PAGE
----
Once you've done this you should end up with a second order O.D.E. , which you can then solve by letting theta=something.
  6. Nov 27, 2008 #5


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    okay, so:

    [tex] I \alpha = m \times B [/tex]

    [tex] B = \mu_0 n I [/tex]


    [tex] I \alpha = m \times \mu_0 n I [/tex]

    should I assume they are perpendicular to give:

    [tex] I \alpha = m \mu_0 n I [/tex]

    also, the moment of inertia for a cuboid is:

    [tex] I = \frac{m(b^2 + c^2)}{12} [/tex]

    but we aren't given the dimensions of the magnet


  7. Nov 27, 2008 #6
    Sorry you can just leave the moment of inertia as I, you'll find an expression later that takes care of the unknowns. Edit: sorry they are are not perpendicualr here! You can use the small angle approxiamtion ie: sin(theta)=theta. Also keep B as B in the expression.

    Now how are theta nd alpha realted?
  8. Nov 27, 2008 #7


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    Okay so:

    [tex] I_m \alpha = m \mu_0 n I [/tex]

    So now I need to find a way to get the period from this equation.

    Does this mean I need to put the angular version of this equation:

    [tex] x = A cos(\omega_0t + \phi) [/tex]

    into the previous one?

  9. Nov 27, 2008 #8
    Let me elaborate, you take the cross product as being equal to mBsin(theta) (ie just the magnitude of the cross product). This is a restoring torque so it's sign should be negative.
  10. Nov 27, 2008 #9


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    so it should be:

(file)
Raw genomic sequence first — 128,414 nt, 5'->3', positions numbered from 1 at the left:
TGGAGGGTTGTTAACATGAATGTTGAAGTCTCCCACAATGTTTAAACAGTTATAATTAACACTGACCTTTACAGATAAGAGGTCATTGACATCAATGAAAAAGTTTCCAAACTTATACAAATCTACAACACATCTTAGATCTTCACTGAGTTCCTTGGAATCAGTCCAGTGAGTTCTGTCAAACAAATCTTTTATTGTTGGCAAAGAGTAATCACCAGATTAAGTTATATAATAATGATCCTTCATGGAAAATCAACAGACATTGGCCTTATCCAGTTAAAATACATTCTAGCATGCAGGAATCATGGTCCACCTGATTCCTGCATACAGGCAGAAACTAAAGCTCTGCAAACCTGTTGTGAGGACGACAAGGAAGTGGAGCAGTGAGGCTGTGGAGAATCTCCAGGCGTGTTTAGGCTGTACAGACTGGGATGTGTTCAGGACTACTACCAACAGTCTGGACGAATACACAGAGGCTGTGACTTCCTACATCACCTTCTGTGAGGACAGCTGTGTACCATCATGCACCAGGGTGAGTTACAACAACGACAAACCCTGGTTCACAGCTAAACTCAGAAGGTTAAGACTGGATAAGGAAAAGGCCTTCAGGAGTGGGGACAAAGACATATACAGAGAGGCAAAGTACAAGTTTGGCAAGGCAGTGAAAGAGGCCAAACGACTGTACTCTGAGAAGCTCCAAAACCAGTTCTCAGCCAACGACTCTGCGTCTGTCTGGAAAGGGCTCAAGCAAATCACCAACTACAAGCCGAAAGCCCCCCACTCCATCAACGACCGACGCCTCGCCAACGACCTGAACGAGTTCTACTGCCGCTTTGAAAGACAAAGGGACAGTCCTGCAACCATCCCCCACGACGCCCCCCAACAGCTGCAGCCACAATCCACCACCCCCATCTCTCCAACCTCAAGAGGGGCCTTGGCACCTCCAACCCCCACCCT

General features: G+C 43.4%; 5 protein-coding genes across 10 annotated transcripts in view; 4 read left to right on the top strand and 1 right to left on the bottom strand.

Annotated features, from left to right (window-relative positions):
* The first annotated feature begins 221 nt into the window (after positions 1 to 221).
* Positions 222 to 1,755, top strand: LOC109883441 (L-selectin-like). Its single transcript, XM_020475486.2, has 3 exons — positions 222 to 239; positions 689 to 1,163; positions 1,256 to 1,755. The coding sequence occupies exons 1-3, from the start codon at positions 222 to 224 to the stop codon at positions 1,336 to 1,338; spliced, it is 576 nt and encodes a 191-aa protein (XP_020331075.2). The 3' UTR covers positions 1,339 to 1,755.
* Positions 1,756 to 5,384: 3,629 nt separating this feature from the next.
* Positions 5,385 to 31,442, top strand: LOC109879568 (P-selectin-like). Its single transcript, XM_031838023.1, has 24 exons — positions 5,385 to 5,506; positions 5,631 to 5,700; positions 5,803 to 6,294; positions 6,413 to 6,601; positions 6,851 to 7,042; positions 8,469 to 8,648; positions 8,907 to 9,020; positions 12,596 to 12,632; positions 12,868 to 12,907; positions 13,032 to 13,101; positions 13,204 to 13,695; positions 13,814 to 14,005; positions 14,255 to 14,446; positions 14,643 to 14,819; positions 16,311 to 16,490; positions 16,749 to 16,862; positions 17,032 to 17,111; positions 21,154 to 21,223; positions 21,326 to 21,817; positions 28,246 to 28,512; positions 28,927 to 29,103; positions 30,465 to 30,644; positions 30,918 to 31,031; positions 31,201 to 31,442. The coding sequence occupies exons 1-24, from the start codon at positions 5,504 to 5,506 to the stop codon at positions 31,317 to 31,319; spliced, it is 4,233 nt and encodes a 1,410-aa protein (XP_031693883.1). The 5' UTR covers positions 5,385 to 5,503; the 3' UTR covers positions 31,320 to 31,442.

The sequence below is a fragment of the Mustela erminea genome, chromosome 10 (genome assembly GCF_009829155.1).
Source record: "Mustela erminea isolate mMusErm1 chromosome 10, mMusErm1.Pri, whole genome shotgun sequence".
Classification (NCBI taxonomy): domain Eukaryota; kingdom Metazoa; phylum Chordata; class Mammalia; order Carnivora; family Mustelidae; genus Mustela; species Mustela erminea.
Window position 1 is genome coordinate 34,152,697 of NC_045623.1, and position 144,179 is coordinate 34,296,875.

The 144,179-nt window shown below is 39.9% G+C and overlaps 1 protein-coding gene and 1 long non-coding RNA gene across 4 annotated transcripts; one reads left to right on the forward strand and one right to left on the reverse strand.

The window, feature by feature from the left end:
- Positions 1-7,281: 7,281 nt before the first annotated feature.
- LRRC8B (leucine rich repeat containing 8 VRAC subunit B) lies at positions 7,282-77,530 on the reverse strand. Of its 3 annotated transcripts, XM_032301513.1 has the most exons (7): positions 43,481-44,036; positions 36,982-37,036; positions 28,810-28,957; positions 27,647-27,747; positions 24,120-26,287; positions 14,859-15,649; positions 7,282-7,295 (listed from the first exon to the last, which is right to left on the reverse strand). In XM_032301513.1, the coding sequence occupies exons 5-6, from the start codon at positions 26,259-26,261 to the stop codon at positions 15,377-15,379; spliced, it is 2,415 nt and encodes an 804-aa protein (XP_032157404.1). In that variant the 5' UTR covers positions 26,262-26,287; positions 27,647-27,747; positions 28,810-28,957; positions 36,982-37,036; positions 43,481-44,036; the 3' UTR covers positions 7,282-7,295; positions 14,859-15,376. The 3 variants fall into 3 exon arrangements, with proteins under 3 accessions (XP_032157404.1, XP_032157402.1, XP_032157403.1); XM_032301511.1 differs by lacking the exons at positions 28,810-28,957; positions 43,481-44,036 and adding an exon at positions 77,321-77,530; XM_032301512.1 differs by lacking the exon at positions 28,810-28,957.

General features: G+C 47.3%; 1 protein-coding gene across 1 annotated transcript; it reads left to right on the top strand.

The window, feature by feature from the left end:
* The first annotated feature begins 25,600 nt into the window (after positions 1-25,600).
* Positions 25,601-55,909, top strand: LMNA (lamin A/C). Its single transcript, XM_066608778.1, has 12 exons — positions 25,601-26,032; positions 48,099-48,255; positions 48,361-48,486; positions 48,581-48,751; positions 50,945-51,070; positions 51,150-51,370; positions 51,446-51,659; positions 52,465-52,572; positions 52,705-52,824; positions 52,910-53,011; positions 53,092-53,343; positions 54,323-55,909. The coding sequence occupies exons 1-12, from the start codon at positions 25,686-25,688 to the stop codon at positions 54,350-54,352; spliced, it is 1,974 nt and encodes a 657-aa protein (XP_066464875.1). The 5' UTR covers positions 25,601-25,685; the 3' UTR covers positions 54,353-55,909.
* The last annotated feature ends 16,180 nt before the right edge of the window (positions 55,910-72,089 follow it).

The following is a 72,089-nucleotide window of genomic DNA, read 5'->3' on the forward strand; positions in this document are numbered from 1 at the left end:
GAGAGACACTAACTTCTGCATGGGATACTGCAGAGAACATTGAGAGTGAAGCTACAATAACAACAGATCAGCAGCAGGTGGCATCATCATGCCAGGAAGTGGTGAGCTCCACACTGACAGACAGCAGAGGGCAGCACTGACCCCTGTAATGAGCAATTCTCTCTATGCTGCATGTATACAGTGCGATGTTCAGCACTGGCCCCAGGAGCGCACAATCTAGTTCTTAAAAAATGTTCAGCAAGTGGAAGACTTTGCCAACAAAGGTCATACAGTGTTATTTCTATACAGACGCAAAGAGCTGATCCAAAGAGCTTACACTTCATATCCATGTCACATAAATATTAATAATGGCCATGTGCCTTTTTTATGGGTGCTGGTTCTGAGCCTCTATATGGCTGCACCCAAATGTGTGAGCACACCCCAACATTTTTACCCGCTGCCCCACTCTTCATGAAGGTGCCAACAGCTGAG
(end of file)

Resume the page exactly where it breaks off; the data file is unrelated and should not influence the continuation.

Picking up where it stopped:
[tex] I_m \alpha = -m \mu_0 n I [/tex]


  11. Nov 27, 2008 #10
    It should be;

    [tex] I \alpha=-mBsin(\theta)[/tex]

    [tex]=-mB\theta[/tex] for small [tex]\theta[/tex]

    can you see why?

    Note:I'm not expanding B to avoid confusion with inertia and also it's tidier ans we don't need to expand it yet.
  12. Nov 27, 2008 #11


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    I see,

    I get that, its the small angle substitution, because in radians, the sin of small angles is near enough the same as the angle.


    [tex] I \alpha = -mB\theta [/tex]

    so now I think I have to get a differential in there to make it into a second order ODE, probably:

    [tex] \alpha = ddot{\theta} [/tex]

    [tex] \alpha = \ddot{\theta} = \frac{d^2\theta}{dt^2} [/tex]

    Look right?

  13. Nov 27, 2008 #12
    Thats right. Now you can solve this equation if you let [tex]\theta=\theta*sin(\omega*t)[/tex]
  14. Nov 27, 2008 #13


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    [tex] I \alpha = -mB\theta [/tex]